‘She looks take-away,’Tina said.
‘What is your name?’ IBK asked.
Helen said Helen.
‘What a sweet name.’
‘Why do the good girls fall for bad boys?’ Fisayo asked. I began to frown but the whole room laughed, forcing a smile of me. I looked sharply at the door but Uncle was gone. In his place was Agu, smiling sheepishly, Edwin, smiling jealously, and Micah, leering. I wanted to throw something at the male contingent but gave up the idea as nothing was handy.
‘She is so fine,’ Fisayo said then she looked at me, ‘At least, someone will have acceptable-looking children.’ The room vibrated with laughter. I opened my mouth to return the hammer but Micah stepped on me and I gasped with pain instead.
IBK looked at me and warned, ‘If you ever look at my legs again, I will cut of something. You dare look at me even when you have someone like Helen!’
‘If you cut of something,’ Edwin said, ‘Helen will leave him.’ The room dissolved into a fit of cough and laughter.
‘She should leave him,’ Faima said. ‘She should go date another until he finds work in an oil company.’
‘I swear, he can’t maintain this beaut with 19,800 naira,’ Edwin said. Everyone cackled.
‘Have you seen my beautiful baby?’ Tina sang. ‘Have you seen my tomato baby?’ the others chorused. Agatha sped away and returned with a bottle of inexpensive wine just as they sang, ‘better soup na money kill am’. Helen, that mad girl, did a little dance to the tune and the room exploded into a circus. The ladies ululating, Agu whistling and Edwin clapping fat palms. I wiped the sweat on my face as I rose to my feet, standing by Helen, the reluctant groom.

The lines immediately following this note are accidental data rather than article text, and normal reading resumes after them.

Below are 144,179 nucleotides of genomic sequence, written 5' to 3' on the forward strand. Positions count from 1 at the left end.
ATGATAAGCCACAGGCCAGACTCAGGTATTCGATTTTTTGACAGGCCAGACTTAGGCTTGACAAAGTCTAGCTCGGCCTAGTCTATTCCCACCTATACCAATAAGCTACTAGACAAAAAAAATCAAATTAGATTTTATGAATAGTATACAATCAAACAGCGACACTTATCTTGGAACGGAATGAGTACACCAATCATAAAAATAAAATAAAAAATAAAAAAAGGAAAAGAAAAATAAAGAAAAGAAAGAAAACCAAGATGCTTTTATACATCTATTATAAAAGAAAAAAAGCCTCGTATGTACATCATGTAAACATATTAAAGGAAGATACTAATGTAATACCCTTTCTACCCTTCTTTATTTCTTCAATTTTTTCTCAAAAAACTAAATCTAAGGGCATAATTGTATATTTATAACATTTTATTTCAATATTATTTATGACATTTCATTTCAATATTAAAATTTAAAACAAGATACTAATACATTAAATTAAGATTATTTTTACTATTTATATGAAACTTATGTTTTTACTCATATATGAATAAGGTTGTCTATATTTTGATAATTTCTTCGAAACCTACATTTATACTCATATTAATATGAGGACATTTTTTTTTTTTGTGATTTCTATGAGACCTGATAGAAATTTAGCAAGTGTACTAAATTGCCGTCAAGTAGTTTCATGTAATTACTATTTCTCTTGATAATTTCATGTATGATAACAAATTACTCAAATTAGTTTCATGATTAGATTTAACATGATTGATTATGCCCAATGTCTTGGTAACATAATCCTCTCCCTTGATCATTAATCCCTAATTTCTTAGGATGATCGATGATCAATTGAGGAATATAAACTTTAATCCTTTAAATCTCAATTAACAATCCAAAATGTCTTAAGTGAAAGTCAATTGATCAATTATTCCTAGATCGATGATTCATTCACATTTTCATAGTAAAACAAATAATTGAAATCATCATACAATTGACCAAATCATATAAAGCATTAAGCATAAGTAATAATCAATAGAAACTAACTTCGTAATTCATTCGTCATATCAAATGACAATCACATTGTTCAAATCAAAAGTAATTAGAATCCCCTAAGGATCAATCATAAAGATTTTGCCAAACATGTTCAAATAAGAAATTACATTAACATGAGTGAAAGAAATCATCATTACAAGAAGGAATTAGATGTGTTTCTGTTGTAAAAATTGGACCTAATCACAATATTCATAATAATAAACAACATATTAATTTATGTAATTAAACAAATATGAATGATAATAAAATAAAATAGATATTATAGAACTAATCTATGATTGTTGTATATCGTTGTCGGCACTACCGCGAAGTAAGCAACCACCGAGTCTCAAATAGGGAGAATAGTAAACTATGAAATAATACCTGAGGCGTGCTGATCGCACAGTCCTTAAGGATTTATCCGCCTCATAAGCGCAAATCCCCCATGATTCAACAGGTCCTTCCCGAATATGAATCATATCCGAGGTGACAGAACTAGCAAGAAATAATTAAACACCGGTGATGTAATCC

‘I have something to say,’ Agatha was shouting for audience. The mob calmed down and listened. ‘This is a bottle of very expensive wine in my hand,’ she waved the bottle of cheap fruit wine. ‘We are going to toast for love. K is a good neighbour…’
‘And a renowned troublemaker,’ IBK added.
‘Yes,’ Agatha agreed, ‘a real pain in the ass—’ my mouth fall (everyone was laughing and leering, Helen a little embarrassed)—‘who has been conquered by love.’ ‘Or lust,’ an idiot added inaudibly. Agatha began to unscrew the cork and then pop! They cheered. I nearly smiled.
‘To long lasting love between our Achebe and Helen,’ Micah announced.
‘Now, let’s hear what our Achebe has to say.’ ‘Fake Achebe,’ that idiot added.
I smiled. Thanks Micah, I would cut this mob down to size. I would cause them serious injury with my tongue. I would show them who was in charge. I cleared my throat. Then Dayo poked his head into the room and his betrayed gaze met my eyes. Power left my joints.